Several bills supported by Pennsylvania Farm Bureau that seek to address transportation-related concerns faced by Pennsylvania farmers are moving forward in the legislative process.
The state Senate Transportation Committee voted unanimously to advance Senate Bill 725, which would clarify what type of license farmers need to operate heavier trucks, and Senate Bill 736, which would add flexibility for home delivery of farm products. Both measures now head to the full Senate for consideration.
Meanwhile, the House Transportation committee voted 15-10 to send House Bill 1232, which would allow transportation of heavier loads of spring planting materials, to the full House for consideration.
Senate Bill 725, sponsored by Sen. Camera Bartolotta of Washington County, would clarify that farmers may operate trucks, or truck combinations, with a gross vehicle weight above 26,000 pounds with a Class C driver’s license. A 2014 law allows farmers to operate heavier trucks without a commercial driver’s license. Pennsylvania State Police have more recently interpreted that law as requiring farmers to hold a Class A license when operating heavier vehicles and have taken enforcement action as a result. The bill would affirm that the General Assembly’s intent was for farmers to be able to operate such vehicles with the more common Class C license.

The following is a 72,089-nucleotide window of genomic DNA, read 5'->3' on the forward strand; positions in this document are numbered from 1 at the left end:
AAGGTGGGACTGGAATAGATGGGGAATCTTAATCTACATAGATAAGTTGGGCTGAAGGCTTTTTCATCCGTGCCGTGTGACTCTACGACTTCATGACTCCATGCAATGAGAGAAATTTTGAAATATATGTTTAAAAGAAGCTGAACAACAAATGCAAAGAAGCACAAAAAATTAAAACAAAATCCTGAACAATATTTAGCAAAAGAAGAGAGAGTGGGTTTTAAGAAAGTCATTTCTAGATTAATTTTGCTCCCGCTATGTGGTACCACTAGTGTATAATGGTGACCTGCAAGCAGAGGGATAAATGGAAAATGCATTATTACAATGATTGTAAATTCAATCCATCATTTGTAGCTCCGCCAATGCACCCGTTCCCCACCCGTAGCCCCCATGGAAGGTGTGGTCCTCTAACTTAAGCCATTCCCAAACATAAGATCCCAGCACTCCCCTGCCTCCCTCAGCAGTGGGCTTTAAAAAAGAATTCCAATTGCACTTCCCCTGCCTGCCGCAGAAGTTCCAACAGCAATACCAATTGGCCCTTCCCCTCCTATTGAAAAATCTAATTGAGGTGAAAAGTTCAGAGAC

Senate Bill 736, sponsored by Sen. Wayne Langerholc of Cambria County, would allow farmers to use farm-registered vehicles for the home delivery of products they produce on their farms. The state’s vehicle code allows farmers to use farm-registered vehicles to transport products to and from a place of business; however, if a farmer wanted to start a home-delivery service for their products, they would need to obtain a commercial registration for a vehicle. This is challenge for agriculture, especially as more farms expand into home delivery, because many of the exemptions provided to farmers are predicated on them driving a farm-registered vehicle.
House Bill 1232, sponsored by Rep. Jason Silvis of Westmoreland County, would create seasonal overweight permit for the movement of up to 95,000 pounds of lime, fertilizer and/or seed between March and June. This would help farmers get ready for spring planting with fewer truck trips.